Pediatric Brain Tumor Foundation




Your child has a brain tumor” are shocking and terrifying words no parent should ever have to hear. Unfortunately, though, 13 children and teens receive this diagnosis every day.
“MMA Southeast has a dedicated and energetic PBTF Volunteer team who always go above and beyond to make sure the Charity Classic Virtual Auction and Cocktails & Cornhole events are top notch! We have over 30 colleagues who volunteer each year coming from 12 various offices throughout the Southeast region.”
Peter Krause Chief Executive Officer & President Marsh McLennan Agency | Southeast
This year we are thrilled to celebrate the 18th anniversary of the MMA SE Charity Classic hosted by MMA Southeast. These events are the single largest revenue-producing events held for the Southeast Region of the Pediatric Brain Tumor Foundation each year. Thanks to you, last year’s virtual event was a huge success, so we’re doing it again! In addition, we are coupling the virtual fundraising event (Sept. 15) with a MMA SE Cocktails & Cornhole event on October 19th, 2022. Your sponsorship will cover both of the events.
Now more than ever before, we are asking for your support for the precious children and their families who are fighting brain and spinal cord tumors. PBTF needs our support. Please consider being a sponsor for the Butterfly Fund in 2022. The MMA SE’s Butterfly Fund provides emergency financial assistance to families of children in treatment at partnering medical facilities. Sponsors will be listed on this website, PBTF Social Media, MMA Social Media and will be recognized on the Auction website.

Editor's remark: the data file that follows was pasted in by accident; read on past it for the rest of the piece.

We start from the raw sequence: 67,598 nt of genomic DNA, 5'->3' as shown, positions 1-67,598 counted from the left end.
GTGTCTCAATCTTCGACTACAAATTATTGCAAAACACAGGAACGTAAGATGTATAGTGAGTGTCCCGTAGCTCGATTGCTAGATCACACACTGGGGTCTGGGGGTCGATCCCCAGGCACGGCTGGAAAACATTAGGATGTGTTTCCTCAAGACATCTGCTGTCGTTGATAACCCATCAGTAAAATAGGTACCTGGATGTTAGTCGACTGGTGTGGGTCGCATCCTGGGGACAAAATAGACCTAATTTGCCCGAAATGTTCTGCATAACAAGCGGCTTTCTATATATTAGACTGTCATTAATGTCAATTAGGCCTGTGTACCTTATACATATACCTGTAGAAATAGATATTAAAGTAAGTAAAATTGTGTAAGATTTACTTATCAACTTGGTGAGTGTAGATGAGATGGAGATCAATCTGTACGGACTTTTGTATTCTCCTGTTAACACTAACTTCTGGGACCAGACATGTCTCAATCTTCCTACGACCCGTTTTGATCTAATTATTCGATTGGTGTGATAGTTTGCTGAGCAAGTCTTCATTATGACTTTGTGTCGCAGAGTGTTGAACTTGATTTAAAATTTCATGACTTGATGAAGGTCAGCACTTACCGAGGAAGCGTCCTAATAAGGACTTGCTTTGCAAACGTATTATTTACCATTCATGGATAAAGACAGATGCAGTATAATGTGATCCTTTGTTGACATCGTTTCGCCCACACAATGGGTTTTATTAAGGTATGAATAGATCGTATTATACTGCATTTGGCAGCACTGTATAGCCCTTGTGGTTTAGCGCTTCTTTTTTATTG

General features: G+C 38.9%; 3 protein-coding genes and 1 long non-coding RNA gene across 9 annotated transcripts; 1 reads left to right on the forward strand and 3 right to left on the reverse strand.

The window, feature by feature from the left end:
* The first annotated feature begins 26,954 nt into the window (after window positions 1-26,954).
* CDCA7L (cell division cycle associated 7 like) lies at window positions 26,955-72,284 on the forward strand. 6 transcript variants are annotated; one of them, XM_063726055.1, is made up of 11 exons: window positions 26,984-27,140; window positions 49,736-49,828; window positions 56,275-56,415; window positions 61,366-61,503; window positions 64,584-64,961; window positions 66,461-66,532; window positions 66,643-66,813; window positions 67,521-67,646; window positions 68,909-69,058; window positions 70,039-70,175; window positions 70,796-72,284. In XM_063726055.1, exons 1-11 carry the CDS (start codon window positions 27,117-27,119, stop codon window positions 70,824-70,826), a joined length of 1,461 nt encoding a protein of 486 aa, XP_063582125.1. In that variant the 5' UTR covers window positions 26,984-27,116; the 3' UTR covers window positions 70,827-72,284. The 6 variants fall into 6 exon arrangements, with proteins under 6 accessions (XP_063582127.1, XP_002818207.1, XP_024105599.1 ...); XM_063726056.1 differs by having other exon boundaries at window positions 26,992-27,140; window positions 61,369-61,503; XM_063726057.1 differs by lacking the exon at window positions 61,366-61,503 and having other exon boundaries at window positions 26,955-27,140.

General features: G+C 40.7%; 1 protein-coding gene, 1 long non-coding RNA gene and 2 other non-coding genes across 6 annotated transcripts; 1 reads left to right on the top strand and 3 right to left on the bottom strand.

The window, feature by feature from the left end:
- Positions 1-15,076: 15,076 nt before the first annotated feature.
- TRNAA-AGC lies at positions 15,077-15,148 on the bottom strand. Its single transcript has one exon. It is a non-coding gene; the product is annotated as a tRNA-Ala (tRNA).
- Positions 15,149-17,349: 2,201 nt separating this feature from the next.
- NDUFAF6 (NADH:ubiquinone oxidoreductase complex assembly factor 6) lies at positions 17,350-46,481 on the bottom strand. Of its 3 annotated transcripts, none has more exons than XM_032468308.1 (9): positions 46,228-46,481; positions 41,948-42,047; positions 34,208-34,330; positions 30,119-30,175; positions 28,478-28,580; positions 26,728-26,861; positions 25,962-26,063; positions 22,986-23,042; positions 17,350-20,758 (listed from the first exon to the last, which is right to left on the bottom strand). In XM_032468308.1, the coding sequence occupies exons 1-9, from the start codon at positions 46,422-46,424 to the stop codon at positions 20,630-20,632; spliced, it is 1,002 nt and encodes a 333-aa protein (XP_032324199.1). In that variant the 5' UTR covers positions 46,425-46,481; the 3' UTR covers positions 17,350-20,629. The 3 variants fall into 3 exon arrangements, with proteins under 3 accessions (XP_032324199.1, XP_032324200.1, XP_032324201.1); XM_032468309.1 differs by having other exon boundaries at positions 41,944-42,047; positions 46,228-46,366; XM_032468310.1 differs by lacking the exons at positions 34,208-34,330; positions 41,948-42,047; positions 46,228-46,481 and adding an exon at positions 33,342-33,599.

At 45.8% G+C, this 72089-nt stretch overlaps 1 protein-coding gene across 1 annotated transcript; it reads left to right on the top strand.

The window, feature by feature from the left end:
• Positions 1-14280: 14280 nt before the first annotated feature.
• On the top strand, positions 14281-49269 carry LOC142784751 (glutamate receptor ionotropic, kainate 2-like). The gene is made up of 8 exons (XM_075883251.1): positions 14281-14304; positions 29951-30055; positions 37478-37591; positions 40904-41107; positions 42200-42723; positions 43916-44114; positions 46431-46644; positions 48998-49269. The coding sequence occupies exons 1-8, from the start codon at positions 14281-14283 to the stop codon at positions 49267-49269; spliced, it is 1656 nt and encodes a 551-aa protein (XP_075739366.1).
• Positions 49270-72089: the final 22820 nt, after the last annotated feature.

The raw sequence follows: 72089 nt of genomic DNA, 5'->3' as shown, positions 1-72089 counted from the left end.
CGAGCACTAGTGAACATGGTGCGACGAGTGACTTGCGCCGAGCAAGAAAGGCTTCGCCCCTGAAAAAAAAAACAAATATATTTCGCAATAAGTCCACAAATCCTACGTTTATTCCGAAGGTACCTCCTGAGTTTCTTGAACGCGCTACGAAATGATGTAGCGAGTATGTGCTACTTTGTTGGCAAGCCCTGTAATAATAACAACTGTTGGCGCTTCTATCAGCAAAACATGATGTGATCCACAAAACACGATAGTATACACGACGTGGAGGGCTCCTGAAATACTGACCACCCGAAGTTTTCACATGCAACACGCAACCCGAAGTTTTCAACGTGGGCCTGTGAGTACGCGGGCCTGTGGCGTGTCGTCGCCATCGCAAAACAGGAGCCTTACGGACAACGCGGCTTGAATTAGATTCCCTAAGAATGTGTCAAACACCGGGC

For these Stars and their families, life changes in an instant. Surgery is often required right away, followed by daily trips to the hospital for radiation and chemotherapy. Physical, occupational, and speech therapy may be needed, and treatment can continue for several years. In the midst of all this chaos, life around the family continues. Siblings need to go to school and be cared for, and bills need to be paid — even though parents must take time off from work. Some parents must give up their jobs to meet the grueling demands of their child’s treatment. It is an extremely difficult journey for families
Previously the J. Smith Lanier Charity Classic, the PBTF Charity Classic, and now the MMA SE Charity Classic is in its 18th year, having raised over $3.3 million to benefit the Pediatric Brain Tumor Foundatiion’s Butterfly Fund. As the world’s leading nonprofit dedicated to children and teens with brain tumors, the PBTF’s mission is to CARE for families along their journey, CURE every childhood brain tumor, and help families and survivors THRIVE. Your donation to the Charity Classic makes the PBTF’s much needed family support programs possible, including financial assistance through the Butterfly Fund, support groups, educational programs, and much more



Age: 11
Diagnoses Date: October, 2017
Tumor Type: Medulloblastoma